Author Topic: 500-year-old shipwrecks teeming with porcelain and wood discovered in South Chin  (Read 210 times)

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500-year-old shipwrecks teeming with porcelain and wood discovered in South China Sea

Hundreds of years ago, the Ming dynasty relied on maritime trade to import key goods from foreign countries. Now, the discovery of two Ming-era shipwrecks in the South China Sea is giving experts a better idea at what that trade looked like. The shipwrecks were discovered about 1 mile below sea level on the northwest slope of the South China Sea, according to a May 22 news release from the State Administration of Cultural Heritage via the Institute of Archaeology at the Chinese Academy of Social Sciences.

Here’s what archaeologists have found in the shipwrecks so far.

A trove of porcelain

Experts determined that the first shipwreck dates to the Zhengde period of the Ming dynasty — which lasted from 1506 until 1521.

The wreck was overflowing with porcelain goods, including bowls, cups, plates and jars in various glaze colors, officials said.

More than 100,000 relics, mostly made of porcelain, have been uncovered so far, and experts said they are spread across hundreds of thousands of square feet. Photos from the discovery show stacks of porcelain pottery. Although most of the pieces are covered with sand and dirt, ornate, colorful patterns are still visible beneath the grime.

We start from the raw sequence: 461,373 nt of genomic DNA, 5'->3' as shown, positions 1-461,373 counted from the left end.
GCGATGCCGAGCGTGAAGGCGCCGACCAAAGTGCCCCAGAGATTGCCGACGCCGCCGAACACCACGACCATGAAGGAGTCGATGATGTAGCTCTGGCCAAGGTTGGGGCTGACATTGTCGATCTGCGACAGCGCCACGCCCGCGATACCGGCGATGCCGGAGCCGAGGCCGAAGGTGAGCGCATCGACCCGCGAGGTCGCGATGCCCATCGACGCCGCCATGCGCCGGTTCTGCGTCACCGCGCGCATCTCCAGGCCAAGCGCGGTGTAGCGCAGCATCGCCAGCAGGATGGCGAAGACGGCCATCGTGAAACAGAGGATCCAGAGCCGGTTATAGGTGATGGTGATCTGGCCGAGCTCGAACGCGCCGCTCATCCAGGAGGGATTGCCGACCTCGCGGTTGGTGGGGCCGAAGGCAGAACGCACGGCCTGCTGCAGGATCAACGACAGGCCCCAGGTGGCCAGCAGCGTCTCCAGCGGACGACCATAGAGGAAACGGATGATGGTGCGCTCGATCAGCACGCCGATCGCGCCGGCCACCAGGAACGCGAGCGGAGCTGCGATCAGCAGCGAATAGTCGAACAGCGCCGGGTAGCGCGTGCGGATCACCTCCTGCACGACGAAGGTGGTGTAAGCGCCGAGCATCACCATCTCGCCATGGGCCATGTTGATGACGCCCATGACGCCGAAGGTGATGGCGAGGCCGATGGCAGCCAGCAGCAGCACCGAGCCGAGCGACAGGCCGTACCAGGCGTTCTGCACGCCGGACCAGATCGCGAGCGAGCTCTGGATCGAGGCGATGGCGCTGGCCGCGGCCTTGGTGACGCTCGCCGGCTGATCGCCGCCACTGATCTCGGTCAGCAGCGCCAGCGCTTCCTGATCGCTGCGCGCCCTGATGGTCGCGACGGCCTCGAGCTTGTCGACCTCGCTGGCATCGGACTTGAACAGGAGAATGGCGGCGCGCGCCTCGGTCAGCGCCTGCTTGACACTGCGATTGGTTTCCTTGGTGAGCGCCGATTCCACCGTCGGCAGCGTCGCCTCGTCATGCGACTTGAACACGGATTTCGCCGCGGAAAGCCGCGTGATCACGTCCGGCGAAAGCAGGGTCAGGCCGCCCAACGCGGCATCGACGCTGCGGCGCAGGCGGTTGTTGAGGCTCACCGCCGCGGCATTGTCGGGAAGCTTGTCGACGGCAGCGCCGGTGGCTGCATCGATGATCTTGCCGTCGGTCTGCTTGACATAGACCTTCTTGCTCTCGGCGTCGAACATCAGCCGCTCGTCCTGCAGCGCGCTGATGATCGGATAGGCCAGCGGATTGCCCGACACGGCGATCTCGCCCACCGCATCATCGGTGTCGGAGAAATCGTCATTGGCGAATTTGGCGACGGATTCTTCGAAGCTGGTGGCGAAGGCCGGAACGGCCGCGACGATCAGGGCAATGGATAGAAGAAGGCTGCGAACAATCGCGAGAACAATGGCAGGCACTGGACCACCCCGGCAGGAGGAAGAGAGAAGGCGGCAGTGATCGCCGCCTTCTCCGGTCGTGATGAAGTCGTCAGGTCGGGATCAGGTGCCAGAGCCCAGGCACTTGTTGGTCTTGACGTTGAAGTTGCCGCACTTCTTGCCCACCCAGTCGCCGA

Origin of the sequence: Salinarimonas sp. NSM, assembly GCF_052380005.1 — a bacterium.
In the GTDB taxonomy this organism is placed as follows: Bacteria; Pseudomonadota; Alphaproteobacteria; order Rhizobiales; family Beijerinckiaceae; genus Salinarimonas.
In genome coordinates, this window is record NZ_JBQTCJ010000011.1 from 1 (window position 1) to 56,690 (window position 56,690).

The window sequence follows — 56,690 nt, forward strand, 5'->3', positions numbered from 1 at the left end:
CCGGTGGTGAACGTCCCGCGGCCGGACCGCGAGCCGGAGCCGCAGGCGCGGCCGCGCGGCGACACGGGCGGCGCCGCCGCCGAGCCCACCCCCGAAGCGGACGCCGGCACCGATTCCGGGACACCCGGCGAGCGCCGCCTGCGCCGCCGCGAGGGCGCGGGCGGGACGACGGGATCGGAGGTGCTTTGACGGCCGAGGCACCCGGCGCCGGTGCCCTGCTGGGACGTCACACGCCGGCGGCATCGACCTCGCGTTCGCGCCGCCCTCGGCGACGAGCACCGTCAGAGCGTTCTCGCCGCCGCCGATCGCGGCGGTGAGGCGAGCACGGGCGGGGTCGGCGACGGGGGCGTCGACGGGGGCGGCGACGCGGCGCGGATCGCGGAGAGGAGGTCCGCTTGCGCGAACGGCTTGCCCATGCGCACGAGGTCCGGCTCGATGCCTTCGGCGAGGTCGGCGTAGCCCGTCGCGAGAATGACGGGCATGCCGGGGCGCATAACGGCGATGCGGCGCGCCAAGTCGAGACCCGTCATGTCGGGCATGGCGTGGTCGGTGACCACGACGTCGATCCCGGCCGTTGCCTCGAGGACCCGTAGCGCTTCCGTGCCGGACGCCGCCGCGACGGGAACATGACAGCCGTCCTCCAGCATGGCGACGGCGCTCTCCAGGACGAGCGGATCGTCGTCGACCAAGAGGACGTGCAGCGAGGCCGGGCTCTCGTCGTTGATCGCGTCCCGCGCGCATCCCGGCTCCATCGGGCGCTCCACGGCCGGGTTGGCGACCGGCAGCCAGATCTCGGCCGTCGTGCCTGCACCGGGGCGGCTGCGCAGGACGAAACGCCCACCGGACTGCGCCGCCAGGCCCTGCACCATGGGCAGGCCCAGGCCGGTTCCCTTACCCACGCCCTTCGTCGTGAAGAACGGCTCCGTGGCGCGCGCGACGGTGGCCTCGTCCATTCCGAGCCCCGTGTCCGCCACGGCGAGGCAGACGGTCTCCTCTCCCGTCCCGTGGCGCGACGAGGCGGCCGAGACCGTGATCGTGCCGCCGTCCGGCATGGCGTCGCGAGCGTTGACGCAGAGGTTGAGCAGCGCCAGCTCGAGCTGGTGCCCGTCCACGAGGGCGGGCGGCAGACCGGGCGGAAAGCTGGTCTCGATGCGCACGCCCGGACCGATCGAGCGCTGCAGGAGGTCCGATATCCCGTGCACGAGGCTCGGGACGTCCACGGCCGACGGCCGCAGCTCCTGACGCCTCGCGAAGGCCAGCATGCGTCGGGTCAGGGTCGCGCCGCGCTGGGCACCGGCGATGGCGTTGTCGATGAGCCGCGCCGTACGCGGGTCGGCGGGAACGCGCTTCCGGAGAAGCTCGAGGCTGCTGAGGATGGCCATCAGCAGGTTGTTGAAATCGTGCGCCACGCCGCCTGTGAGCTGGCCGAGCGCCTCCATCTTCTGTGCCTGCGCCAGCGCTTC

Stacks of logs and pottery

The second, older shipwreck dated to the Hongzhi period of the Ming dynasty — which lasted from 1488 until 1505.

At this site, experts found stacks of logs and some pottery, according to officials. The persimmon logs were all a similar size and were neatly stacked.

Further research revealed that the logs could have been intended for shipbuilding, experts said. Chinese literature indicates that most products used to build ships were imported from foreign countries, according to the release. A unique discovery Archaeologists said their discovery marks the first time ancient ships sailing and returning have been found in the same area, indicating that they were likely on an important trade route. Experts will continue researching and monitoring the wrecks, and they hope to learn more about ancient maritime trade routes and cultural exchanges, they said.
« Last Edit: May 23, 2023, 03:35:36 PM by admin »